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David Rudisha Shines In New York

The Kenyan clocked the fastest 800m in the world this year.

The Kenyan clocked the fastest 800m in the world this year.

(c) 2012 Race Results Weekly, all rights reserved. Used with permission.

NEW YORK — One world lead, two meet records, and countless season bests in the distance events made for an exciting meet here at the adidas Grand Prix, highlighted by world champion David Rudisha’s 1:41.74 800m – the fastest time ever recorded on USA soil.  The meet was the second and final meet of the Samsung Diamond League to be held in the United States this year.

Rudisha, making his American debut, went out with pacesetter Matt Scherer, hitting 49.09 seconds for 400m. Once Scherer stepped off, it was all the Rudisha show, as the lanky Kenyan began gapping the rest of the field by nearly ten meters down the backstretch.

“I decided to push a little bit,” said the 2011 IAAF World Champion at 800m.

Rudisha ran the rest of the race alone, coming down the final straight in typical fashion — fingers pointed straight, elbows pumping, a grimace etched across his face.

That grimace soon changed to a smile when the world record holder crossed the finish in 1:41.74, the fastest time run in the world this year and the ninth-fastest in history.

“It was a good race,” said Rudisha, stopping at that. After a brief period of laughter, he continued, “I was expecting to do a fast race today.”

Running lower than his predicted 1:42 (a time he had told reporters he was aiming for on a conference call last month), Rudisha caught the eye of many fellow elite athletes.

“That was unbelievable, a great performance,” said Bernard Lagat, the winner of the 1500m contested earlier in the day. “Count me as a fan of his.”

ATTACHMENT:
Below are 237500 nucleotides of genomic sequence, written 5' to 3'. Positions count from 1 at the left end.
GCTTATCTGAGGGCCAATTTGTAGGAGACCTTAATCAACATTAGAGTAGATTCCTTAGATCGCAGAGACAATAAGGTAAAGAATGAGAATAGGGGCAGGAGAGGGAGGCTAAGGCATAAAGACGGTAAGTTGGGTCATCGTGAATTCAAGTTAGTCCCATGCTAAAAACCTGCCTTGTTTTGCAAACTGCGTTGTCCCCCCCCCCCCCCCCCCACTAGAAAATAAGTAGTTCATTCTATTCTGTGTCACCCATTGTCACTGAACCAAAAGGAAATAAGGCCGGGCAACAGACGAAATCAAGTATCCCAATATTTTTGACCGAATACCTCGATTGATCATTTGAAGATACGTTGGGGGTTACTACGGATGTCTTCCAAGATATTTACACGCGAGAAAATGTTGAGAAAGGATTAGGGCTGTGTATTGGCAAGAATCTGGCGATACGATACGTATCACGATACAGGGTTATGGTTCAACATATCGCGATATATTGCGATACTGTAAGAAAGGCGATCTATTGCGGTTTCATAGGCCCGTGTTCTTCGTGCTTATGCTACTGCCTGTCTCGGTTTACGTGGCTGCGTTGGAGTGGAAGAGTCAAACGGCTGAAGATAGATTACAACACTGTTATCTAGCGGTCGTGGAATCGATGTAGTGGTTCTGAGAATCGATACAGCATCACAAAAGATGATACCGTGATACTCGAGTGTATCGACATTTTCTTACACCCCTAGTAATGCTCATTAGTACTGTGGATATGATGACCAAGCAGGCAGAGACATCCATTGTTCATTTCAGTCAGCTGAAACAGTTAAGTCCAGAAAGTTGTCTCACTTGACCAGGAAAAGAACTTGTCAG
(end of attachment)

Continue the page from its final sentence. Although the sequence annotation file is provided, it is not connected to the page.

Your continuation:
Lagat also noted that he believes Rudisha could have lowered his own world record of 1:41.01 if he had attempted to do so this afternoon. Rudisha tried to avoid thinking about that.

“No, I was just expecting to do something like 1:42,” he said. “I felt very strong.”

Behind the 23-year-old Rudisha was Alfred Kirwa Yego, finishing second in 1:44.49, and Andrew Osagie in third, 1:44.61. Robby Andrews, the highly touted American making his debut in an adidas kit, took fifth in 1:45.06. Abubaker Kaki pulled up and stopped at 450m, unable to continue.

“I did exactly what I wanted to do. I didn’t get second and I didn’t get third, but I got experience I need,” said Andrews, who grew up in nearby New Jersey and got a warm reception from the crowd.

In other events, a meet record was set by 19-year-old Ethiopian Fantu Magiso, who clocked 1:57.48 for the women’s 800m. Similar to Rudisha, once the rabbit pulled off it was all Magiso.

“I am happy for today, today is a good time,” said Magiso, who ran her final 400m in 59.36 seconds. “I train very, very hard in altitude so maybe someday I am going to be champion. An Olympic champion.”

World 1500m champion Jenny Simpson had an off day, finishing last amongst eight competitors in 2:05.79.

“I’m disappointed,” Simpson told reporters.  “I wanted to run better today.  I’m ahead of where I was last year.”

American Lagat won the 1500m down the homestretch, breaking the tape in 3:34.63. The performance, Lagat says, further solidifies his decision to run only the 5000m at the U.S. Olympic Trials later this month.

“It told me I’m strong, my speed is back, and I am confident now that I can do well in the 5000m, especially when it comes to everybody at the bell and the kick,” he said.

Tirunesh Dibaba made it two wins in two weeks by taking the 5000m over compatriot and key rival Meseret Defar in 14:50.80. Off of a slow early pace, Dibaba showed her tactical mastery by methodically tightening the screws on Defar in the final kilometers.  She ran her last three laps in 66.92, 64.54 and 61.54.  Dibaba said she still wasn’t sure whether she will double in both the 5000m and 10,000m at the Olympics; she already has qualified for the 10,000m with her win at last week’s Prefontaine Classic in a world-leading 30:24.39.

Cami Chapus and Bernie Montoya won the Girl’s and Boy’s High School adidas Dream Mile events, respectively. Chapus ran, 4:39.64, a personal best, to earn her second title in three years. Montoya, on the other hand, won his first Dream Mile, capping off a successful junior season.

“This is a dream,” said Montoya, from Yuma, Ariz. “This has to be the best thing that’s happened in my life.”